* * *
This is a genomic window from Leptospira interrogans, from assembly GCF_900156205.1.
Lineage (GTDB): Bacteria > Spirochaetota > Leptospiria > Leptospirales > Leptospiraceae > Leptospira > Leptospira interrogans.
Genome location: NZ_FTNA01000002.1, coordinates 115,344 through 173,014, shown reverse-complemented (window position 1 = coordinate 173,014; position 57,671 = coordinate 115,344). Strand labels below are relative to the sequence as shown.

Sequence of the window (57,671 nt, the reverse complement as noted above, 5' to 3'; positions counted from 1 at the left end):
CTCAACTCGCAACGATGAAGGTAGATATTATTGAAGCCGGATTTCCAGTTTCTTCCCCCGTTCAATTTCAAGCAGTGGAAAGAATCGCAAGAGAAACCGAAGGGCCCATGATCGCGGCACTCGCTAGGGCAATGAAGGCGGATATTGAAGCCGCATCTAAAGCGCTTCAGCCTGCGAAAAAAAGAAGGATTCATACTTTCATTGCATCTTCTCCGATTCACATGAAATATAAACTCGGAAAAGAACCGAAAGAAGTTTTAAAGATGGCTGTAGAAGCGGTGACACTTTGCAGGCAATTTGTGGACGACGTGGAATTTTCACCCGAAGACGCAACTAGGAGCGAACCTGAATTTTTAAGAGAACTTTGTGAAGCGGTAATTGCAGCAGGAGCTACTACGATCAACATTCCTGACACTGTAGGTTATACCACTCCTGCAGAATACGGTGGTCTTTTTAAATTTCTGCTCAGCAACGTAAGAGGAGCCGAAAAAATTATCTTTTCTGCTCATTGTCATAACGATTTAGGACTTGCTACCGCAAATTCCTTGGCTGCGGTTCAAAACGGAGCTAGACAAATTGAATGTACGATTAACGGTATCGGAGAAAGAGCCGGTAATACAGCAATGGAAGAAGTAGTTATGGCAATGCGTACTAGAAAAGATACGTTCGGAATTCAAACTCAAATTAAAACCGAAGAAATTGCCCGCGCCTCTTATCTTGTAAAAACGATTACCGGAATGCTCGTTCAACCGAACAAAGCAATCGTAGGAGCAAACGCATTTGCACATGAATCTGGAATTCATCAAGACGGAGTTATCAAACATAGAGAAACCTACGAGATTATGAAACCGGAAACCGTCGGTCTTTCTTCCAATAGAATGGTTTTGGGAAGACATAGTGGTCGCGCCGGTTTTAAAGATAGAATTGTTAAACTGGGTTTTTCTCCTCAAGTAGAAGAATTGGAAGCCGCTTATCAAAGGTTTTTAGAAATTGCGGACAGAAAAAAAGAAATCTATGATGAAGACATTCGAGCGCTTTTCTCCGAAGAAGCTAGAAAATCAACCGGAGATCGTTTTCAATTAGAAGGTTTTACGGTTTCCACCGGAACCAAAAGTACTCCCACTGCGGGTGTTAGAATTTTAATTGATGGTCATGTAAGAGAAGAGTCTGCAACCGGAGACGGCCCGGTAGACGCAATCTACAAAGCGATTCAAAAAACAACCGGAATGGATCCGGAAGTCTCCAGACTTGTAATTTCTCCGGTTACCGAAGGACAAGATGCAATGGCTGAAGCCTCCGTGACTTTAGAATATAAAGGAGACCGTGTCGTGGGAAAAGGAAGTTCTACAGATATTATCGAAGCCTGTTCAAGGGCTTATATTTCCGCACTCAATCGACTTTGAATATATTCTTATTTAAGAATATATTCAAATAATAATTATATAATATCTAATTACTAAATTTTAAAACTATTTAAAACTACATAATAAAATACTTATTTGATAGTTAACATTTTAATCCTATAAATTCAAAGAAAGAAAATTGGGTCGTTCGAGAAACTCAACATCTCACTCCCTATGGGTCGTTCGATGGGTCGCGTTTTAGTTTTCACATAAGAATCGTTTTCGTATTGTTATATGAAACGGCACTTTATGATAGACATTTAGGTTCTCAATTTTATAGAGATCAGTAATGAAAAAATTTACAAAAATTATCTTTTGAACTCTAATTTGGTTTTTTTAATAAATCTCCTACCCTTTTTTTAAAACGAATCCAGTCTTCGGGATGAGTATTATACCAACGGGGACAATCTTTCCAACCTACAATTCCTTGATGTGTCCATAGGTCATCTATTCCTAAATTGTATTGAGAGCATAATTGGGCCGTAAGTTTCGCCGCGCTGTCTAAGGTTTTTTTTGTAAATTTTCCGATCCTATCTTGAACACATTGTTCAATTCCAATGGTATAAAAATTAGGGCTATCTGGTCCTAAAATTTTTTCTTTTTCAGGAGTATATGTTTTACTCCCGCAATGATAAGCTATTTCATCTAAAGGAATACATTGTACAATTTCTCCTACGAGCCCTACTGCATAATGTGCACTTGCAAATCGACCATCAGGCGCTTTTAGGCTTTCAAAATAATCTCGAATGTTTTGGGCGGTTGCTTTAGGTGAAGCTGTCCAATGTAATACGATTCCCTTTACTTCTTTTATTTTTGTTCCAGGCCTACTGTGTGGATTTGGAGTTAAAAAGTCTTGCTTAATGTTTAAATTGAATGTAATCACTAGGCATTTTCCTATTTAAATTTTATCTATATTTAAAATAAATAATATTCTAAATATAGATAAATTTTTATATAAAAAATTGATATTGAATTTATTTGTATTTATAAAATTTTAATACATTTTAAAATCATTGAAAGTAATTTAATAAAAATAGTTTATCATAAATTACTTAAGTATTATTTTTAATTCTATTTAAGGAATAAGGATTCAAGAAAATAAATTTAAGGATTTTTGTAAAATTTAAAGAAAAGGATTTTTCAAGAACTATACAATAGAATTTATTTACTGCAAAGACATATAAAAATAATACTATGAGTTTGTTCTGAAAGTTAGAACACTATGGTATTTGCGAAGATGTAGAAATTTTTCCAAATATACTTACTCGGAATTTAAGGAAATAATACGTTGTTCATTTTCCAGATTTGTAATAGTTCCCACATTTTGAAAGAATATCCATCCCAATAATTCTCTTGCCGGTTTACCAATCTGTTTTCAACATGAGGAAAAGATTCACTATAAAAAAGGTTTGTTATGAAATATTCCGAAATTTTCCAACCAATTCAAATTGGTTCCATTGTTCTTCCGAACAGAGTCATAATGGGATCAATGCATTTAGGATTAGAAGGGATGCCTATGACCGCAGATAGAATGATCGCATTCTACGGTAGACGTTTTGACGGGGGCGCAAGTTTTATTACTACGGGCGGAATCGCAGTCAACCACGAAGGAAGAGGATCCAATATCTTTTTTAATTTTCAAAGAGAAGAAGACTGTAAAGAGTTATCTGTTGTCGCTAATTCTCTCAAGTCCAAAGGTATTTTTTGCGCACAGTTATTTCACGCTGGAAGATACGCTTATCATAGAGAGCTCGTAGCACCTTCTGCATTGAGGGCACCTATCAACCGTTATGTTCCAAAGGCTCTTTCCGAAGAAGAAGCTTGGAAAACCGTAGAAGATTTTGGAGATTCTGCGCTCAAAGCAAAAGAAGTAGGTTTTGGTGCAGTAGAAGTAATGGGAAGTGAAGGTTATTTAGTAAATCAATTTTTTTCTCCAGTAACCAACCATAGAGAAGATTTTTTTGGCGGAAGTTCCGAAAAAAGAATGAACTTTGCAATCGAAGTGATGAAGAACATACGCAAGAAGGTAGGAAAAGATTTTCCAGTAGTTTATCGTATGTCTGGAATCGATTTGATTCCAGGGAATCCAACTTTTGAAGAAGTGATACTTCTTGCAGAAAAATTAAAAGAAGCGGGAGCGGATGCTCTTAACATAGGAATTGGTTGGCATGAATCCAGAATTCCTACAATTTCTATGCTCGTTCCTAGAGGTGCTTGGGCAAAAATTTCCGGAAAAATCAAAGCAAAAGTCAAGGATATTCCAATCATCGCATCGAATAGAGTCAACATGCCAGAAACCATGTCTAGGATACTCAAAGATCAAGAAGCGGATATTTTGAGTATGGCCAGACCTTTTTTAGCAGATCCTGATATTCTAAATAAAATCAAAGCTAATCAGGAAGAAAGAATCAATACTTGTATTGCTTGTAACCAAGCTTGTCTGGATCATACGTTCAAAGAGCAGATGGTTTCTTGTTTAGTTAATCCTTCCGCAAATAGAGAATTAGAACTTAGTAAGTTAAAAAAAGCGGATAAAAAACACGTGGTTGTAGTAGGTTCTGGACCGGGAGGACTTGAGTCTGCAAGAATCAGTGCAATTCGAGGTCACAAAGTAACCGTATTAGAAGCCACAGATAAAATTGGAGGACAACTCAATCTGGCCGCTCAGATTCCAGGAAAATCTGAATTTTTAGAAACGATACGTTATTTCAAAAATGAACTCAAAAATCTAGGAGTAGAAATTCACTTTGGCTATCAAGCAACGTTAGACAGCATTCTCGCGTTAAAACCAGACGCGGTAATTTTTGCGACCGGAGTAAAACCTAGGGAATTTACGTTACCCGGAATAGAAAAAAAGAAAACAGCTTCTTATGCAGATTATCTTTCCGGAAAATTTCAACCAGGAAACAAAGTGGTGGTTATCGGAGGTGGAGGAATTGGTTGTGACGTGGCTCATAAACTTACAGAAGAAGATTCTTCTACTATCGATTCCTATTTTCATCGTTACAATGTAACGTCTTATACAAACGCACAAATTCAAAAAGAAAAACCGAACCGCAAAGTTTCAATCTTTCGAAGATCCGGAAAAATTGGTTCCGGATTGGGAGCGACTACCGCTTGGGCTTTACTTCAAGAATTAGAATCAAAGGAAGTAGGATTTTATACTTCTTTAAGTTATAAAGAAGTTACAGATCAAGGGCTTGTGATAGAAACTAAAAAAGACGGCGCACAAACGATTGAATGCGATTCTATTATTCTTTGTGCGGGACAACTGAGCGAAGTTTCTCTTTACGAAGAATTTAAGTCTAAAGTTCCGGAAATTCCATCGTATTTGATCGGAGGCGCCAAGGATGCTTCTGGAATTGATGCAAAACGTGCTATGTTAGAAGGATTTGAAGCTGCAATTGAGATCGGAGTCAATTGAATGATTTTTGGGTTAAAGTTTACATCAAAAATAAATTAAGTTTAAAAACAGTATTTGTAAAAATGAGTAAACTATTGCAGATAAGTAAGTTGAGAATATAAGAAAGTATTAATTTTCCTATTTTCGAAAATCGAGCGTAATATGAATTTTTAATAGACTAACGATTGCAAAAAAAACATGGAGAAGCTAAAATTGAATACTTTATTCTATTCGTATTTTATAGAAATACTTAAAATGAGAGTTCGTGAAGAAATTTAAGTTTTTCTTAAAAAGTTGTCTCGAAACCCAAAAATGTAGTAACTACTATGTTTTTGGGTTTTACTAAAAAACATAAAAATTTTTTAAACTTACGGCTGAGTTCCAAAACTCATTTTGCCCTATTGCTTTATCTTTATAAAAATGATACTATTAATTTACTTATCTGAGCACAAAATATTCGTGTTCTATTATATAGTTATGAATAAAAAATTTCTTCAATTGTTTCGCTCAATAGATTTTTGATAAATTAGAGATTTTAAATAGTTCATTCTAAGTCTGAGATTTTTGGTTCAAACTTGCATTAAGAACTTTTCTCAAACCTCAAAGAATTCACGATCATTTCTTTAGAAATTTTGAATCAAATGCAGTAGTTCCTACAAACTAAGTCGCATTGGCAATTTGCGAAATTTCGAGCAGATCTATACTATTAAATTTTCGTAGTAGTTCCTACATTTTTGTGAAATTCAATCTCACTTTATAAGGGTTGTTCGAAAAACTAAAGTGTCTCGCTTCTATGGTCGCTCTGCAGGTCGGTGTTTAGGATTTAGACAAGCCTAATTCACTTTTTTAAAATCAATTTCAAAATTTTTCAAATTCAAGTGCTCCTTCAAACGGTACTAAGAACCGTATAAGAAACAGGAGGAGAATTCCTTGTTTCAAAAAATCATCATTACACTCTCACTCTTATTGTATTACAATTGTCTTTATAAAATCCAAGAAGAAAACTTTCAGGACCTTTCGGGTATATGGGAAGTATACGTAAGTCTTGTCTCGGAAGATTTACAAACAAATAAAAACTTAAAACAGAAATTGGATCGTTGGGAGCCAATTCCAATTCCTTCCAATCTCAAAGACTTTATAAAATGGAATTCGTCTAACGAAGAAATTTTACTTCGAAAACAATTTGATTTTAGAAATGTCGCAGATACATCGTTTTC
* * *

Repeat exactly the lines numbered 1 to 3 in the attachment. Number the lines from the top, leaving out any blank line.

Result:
This is a genomic window from Leptospira interrogans, from assembly GCF_900156205.1.
Lineage (GTDB): Bacteria > Spirochaetota > Leptospiria > Leptospirales > Leptospiraceae > Leptospira > Leptospira interrogans.
Genome location: NZ_FTNA01000002.1, coordinates 115,344 through 173,014, shown reverse-complemented (window position 1 = coordinate 173,014; position 57,671 = coordinate 115,344). Strand labels below are relative to the sequence as shown.